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Sometimes a child's digestive system can't absorb nutrients. Total parenteral nutrition (TPN) gives your child protein, carbohydrate, and fats through a tube (catheter). This tube is inserted into a vein. The tube allows liquid nutrients to go directly into the blood. The blood carries the nutrients to the tissues and organs that need them. These nutrients do not have to go through the digestive system.
Your child may need TPN because of:
The doctor carefully places one end of a thin, flexible tube into a major vein. The doctor then takes an X-ray to make sure that the inside end of the tube is in the right place. The outside end of the tube is called the port. That's where the TPN goes in.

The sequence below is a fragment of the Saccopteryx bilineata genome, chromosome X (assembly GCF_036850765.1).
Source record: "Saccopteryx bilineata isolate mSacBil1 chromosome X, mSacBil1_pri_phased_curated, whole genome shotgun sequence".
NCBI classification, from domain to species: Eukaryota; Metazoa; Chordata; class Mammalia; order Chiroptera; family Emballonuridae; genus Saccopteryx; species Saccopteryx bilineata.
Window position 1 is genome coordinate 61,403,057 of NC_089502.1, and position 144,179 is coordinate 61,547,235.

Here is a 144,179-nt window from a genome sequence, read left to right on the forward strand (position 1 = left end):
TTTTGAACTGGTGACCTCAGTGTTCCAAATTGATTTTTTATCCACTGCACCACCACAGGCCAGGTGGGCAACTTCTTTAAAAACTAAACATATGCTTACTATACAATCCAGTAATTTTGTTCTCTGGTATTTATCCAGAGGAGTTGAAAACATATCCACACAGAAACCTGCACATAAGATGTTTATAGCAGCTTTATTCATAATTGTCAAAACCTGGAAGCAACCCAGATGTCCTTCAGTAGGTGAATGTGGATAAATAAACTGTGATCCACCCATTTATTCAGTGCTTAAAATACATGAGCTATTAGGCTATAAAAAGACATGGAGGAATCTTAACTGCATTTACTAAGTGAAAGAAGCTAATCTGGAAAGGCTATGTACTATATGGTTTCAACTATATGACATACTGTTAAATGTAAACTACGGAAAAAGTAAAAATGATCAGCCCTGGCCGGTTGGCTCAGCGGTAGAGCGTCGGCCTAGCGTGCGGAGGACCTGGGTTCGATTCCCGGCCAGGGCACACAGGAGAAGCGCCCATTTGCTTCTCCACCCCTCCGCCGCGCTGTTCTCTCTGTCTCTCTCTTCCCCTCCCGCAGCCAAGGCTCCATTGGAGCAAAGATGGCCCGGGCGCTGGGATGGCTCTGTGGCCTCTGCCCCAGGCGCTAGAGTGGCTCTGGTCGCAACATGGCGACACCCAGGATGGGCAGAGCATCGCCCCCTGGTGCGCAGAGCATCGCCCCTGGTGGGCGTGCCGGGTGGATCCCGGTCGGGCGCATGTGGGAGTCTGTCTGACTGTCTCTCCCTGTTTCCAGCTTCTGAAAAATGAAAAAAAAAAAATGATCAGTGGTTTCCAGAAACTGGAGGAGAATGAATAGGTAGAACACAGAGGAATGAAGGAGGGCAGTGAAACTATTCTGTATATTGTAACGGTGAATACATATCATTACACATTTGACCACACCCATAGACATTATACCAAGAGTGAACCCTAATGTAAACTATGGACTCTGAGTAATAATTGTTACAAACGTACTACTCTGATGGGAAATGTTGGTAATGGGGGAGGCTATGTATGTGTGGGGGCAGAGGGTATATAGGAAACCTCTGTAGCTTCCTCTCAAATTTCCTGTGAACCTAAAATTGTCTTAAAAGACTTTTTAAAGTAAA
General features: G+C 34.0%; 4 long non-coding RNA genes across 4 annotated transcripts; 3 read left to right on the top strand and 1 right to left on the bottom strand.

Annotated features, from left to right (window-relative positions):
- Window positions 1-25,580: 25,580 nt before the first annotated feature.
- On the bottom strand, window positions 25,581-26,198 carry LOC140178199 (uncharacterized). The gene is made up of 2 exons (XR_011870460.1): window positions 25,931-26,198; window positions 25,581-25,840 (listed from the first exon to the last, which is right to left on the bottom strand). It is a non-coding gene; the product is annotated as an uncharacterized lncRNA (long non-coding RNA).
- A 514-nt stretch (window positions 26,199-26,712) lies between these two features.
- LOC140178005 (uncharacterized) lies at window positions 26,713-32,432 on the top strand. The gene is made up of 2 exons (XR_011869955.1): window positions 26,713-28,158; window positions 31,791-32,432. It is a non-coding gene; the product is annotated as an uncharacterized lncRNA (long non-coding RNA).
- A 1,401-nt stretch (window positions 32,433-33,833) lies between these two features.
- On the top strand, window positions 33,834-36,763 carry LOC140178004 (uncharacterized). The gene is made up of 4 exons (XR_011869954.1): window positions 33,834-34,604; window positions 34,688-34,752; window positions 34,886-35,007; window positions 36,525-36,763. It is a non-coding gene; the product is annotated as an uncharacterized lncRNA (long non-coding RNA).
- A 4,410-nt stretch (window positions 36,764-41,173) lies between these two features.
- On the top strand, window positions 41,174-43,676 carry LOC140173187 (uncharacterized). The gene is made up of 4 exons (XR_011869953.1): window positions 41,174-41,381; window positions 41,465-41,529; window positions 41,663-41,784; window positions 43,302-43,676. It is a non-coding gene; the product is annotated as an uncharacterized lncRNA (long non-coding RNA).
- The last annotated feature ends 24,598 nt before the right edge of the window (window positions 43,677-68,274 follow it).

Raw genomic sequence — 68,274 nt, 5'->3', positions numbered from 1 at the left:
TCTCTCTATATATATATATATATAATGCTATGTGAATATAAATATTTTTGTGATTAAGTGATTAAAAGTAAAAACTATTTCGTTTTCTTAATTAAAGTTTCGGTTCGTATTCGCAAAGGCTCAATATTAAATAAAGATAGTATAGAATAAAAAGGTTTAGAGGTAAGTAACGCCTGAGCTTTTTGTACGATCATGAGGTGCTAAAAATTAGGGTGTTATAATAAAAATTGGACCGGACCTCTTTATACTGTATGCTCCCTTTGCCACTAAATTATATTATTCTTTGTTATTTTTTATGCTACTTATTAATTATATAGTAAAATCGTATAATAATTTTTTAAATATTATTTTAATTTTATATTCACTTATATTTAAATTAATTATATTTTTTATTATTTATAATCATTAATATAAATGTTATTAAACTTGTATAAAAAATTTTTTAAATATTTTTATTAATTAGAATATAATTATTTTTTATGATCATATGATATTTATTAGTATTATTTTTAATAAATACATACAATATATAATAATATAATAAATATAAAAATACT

TPN comes in a pouch. This is attached to a pump. The pump sends the nutrients into the tube at a steady, controlled rate. The liquid goes into your child's body very slowly.
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Current as of: December 17, 2020
Author: Healthwise Staff
Medical Review:Adam Husney MD - Family Medicine & Kathleen Romito MD - Family Medicine
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